The primary negative attribute of the sachet is its contribution to environmental degradation. Made of multi-layered plastic where polyethylene accounts for 60% in the layers, the recycling of sachets is impossible. According to waste audits collected during the shoreline and seabed clean-ups conducted by The Pearl Protectors, sachets along with food wrappers were the leading plastic pollutants prevalent. Sachets and food wrappers account for approximately 45% of plastic waste collected. Challenges have arisen in its collection due to the sheer small sizes of discarded sachets.

Due to the multi-layering in plastic found in sachets, the prevalence of these sachets breaking into smaller particles such as microplastic and nano plastic is high. When fragmented in the ocean, microplastics are consumed by marine life mistaking plastic particles to be its diet. According to a recent study, the Maldives and many of South Asia’s shorelines have the highest proportion of microplastic found compared to the rest of the world.

Microplastics have been shown to damage marine organisms as well as turtles and birds in the following ways: They obstruct digestive tracts, decrease the desire to eat, and change feeding behaviour, all of which reduce growth and reproductive performance. Globally, fish provides more than 1.5 billion people with approximately 20% of its average per capita intake of animal protein, indicating the high prevalence of these microplastics ending up in the human’s digestive system.

Since most of the sachets are discarded through low-income-generating communities, the prevalence of used and discarded sachets entering the ocean through the means of canals and rivers is significantly high. As many undernourished families within urban Colombo are located in close proximity to the canals, the immediate solution to many of these communities is to use the canal system to dispose of waste generated within households.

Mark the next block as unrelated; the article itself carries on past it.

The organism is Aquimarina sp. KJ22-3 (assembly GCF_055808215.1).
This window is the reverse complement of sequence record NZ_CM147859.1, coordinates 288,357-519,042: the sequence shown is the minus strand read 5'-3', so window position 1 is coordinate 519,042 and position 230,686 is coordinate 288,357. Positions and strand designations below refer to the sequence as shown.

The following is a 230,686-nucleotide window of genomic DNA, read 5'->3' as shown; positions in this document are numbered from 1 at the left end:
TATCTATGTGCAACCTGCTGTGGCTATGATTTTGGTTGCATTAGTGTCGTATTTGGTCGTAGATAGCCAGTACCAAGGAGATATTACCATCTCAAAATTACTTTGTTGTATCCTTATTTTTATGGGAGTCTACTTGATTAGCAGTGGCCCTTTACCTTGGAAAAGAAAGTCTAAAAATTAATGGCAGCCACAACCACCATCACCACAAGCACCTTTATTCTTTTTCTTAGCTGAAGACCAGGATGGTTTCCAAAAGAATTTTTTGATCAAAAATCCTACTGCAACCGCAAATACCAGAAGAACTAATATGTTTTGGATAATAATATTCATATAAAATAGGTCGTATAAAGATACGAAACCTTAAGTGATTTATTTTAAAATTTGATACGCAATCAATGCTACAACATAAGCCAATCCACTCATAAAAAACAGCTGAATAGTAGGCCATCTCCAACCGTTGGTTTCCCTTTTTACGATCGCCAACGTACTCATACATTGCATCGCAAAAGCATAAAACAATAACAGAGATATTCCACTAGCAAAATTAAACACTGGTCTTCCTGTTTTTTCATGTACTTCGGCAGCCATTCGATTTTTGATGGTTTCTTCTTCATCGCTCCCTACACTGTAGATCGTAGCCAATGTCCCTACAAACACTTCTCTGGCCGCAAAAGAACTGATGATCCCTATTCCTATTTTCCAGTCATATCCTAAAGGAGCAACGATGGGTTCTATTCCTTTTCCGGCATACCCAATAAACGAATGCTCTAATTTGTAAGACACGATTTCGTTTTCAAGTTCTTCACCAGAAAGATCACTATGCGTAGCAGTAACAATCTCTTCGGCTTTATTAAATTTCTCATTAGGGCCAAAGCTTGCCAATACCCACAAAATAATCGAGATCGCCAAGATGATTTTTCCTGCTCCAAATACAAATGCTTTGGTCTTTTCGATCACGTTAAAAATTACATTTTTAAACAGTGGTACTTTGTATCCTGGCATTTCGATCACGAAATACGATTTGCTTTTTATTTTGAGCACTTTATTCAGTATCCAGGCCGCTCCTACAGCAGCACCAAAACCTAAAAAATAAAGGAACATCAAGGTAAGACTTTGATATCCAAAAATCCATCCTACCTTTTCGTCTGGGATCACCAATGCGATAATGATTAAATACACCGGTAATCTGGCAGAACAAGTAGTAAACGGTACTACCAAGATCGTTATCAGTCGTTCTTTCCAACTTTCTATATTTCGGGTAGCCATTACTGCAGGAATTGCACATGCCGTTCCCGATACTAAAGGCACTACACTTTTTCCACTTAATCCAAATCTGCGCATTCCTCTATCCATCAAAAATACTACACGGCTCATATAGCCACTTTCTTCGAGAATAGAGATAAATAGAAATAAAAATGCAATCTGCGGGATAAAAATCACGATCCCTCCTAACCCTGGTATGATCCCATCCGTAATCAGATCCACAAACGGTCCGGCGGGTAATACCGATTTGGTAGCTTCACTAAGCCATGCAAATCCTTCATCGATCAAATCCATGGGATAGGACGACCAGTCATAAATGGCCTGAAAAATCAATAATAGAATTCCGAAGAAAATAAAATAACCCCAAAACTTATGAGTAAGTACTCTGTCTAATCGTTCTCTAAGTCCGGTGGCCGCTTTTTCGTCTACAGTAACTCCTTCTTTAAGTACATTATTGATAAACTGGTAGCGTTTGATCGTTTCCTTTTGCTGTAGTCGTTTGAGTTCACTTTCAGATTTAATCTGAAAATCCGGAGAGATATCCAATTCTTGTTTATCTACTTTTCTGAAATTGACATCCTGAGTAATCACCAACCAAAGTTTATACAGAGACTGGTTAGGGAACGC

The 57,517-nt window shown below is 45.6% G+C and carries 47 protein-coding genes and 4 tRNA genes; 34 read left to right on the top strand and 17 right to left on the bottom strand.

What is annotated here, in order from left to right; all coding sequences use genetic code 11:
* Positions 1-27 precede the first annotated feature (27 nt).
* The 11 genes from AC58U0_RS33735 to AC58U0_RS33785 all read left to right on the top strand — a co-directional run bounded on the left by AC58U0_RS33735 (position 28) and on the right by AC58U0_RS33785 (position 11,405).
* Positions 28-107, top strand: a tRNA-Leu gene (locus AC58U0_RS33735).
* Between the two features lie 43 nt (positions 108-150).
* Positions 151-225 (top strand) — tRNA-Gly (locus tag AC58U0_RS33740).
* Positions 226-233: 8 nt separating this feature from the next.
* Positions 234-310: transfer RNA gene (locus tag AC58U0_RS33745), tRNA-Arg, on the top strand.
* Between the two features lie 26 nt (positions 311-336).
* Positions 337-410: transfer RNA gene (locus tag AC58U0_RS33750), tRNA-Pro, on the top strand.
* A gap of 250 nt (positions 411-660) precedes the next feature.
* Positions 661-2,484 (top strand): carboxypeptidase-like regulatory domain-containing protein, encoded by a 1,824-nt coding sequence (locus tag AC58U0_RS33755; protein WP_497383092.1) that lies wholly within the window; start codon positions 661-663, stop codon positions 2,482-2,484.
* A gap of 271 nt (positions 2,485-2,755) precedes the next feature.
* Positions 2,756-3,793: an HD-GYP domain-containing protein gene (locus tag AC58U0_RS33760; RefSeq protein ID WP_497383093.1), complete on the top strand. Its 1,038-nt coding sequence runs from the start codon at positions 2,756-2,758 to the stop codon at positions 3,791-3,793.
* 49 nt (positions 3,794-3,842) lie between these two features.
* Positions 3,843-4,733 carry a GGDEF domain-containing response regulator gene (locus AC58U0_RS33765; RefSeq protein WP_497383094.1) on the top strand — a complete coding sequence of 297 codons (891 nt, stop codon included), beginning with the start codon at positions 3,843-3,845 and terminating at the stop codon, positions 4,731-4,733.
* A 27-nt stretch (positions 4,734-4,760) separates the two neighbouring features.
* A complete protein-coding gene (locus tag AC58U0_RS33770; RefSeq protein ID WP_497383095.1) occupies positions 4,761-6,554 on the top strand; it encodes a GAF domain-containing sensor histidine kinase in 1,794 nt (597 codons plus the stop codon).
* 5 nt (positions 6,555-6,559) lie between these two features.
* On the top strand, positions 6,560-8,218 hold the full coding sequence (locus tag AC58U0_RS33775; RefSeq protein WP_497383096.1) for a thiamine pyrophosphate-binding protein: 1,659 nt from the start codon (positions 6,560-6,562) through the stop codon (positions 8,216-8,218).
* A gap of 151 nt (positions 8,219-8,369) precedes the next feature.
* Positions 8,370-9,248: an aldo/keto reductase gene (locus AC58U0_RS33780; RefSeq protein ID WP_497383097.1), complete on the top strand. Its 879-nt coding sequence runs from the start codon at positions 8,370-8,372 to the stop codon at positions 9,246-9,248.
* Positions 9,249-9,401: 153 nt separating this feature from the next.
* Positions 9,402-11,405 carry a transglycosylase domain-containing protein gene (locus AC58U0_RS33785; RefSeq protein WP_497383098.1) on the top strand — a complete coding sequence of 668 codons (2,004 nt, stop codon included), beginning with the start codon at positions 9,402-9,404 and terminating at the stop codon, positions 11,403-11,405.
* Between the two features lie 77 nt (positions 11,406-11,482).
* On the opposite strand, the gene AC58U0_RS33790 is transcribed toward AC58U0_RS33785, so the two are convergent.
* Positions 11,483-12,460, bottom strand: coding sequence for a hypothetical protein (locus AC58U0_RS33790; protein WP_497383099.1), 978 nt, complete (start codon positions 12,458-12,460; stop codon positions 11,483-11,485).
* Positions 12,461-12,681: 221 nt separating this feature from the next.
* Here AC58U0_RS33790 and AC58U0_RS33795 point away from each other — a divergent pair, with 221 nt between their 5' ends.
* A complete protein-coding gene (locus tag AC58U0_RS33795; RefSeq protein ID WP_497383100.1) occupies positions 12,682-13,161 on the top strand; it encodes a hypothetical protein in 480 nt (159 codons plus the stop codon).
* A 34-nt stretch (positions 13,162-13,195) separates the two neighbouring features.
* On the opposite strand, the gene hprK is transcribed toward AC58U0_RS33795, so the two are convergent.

Due to the extreme price sensitivity, many undernourished households purchase the products which have the lowest prices in the market without considering the quality of the product or sustainability in packaging. This vulnerability has successfully been capitalised on by several large corporations where they manufacture a variety of sachet brands at a significantly low price with increased distribution, effectively challenging any small or medium-size company’s ability to enter the market, and negating space for sustainable packaging solutions.

As part of the survey conducted, the collective views of grocery store vendors indicate that customers purchase sachets also to avoid content wastage. Shop owners reflected that the consumers believe that bulk purchase leads to unnecessary usage or losing the ability to control the product utilisation. This trend is prevalent where households consist of children and adolescents. This thinking process by the consumer reflects the Southeast Asian cultural practice called “tingi”, which is a mindset of careful consumption and conscientious usage reduction.

Shop owners were also unanimously in favour of banning the usage of sachets since they bring far less benefit to the seller while also risking storage contamination where one damaged sachet could potentially contaminate other products found within the storage area, and also making it more tedious to identify the damaged sachet. Instead, as alternatives, the proposition of setting a bottom cap based on the weight limit for products ranging from 60 ml/g to 150 ml/g will ensure the consumers are provided the correct balance between price vs. quantity while allowing space for better or even sustainable product packaging.

To be continued next week. 

(The article was written by Muditha Katuwawala and the survey was conducted through The Pearl Protectors Advocacy. The author can be reached through